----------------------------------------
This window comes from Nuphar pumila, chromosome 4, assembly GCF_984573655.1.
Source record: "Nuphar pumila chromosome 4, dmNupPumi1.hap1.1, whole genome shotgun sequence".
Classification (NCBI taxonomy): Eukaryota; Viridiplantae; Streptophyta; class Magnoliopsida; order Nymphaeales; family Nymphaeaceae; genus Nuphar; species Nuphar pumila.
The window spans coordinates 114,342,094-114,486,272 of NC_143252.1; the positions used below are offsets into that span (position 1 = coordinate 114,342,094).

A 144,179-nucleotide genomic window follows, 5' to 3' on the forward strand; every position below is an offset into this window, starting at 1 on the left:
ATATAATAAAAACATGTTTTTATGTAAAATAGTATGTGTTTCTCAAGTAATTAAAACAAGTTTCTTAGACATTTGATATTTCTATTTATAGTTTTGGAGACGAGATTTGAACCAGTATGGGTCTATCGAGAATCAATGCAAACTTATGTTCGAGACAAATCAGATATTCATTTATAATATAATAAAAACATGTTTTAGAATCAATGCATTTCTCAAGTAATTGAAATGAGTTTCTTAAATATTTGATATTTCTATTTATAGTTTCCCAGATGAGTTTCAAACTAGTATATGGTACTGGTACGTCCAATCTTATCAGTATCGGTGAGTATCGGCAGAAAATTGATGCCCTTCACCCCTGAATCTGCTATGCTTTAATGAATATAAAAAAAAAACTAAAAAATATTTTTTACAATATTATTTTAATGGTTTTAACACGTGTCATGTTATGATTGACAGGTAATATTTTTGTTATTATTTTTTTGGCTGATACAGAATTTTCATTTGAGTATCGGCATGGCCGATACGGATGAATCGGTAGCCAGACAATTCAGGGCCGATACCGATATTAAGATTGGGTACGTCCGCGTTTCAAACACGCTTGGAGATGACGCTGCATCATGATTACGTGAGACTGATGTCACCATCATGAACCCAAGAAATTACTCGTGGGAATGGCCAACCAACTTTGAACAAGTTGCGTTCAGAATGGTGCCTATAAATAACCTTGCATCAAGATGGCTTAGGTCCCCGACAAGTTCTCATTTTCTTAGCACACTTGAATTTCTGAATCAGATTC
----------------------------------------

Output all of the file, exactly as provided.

This window comes from Nuphar pumila, chromosome 4, assembly GCF_984573655.1.
Source record: "Nuphar pumila chromosome 4, dmNupPumi1.hap1.1, whole genome shotgun sequence".
Classification (NCBI taxonomy): Eukaryota; Viridiplantae; Streptophyta; class Magnoliopsida; order Nymphaeales; family Nymphaeaceae; genus Nuphar; species Nuphar pumila.
The window spans coordinates 114,342,094-114,486,272 of NC_143252.1; the positions used below are offsets into that span (position 1 = coordinate 114,342,094).

A 144,179-nucleotide genomic window follows, 5' to 3' on the forward strand; every position below is an offset into this window, starting at 1 on the left:
ATATAATAAAAACATGTTTTTATGTAAAATAGTATGTGTTTCTCAAGTAATTAAAACAAGTTTCTTAGACATTTGATATTTCTATTTATAGTTTTGGAGACGAGATTTGAACCAGTATGGGTCTATCGAGAATCAATGCAAACTTATGTTCGAGACAAATCAGATATTCATTTATAATATAATAAAAACATGTTTTAGAATCAATGCATTTCTCAAGTAATTGAAATGAGTTTCTTAAATATTTGATATTTCTATTTATAGTTTCCCAGATGAGTTTCAAACTAGTATATGGTACTGGTACGTCCAATCTTATCAGTATCGGTGAGTATCGGCAGAAAATTGATGCCCTTCACCCCTGAATCTGCTATGCTTTAATGAATATAAAAAAAAAACTAAAAAATATTTTTTACAATATTATTTTAATGGTTTTAACACGTGTCATGTTATGATTGACAGGTAATATTTTTGTTATTATTTTTTTGGCTGATACAGAATTTTCATTTGAGTATCGGCATGGCCGATACGGATGAATCGGTAGCCAGACAATTCAGGGCCGATACCGATATTAAGATTGGGTACGTCCGCGTTTCAAACACGCTTGGAGATGACGCTGCATCATGATTACGTGAGACTGATGTCACCATCATGAACCCAAGAAATTACTCGTGGGAATGGCCAACCAACTTTGAACAAGTTGCGTTCAGAATGGTGCCTATAAATAACCTTGCATCAAGATGGCTTAGGTCCCCGACAAGTTCTCATTTTCTTAGCACACTTGAATTTCTGAATCAGATTC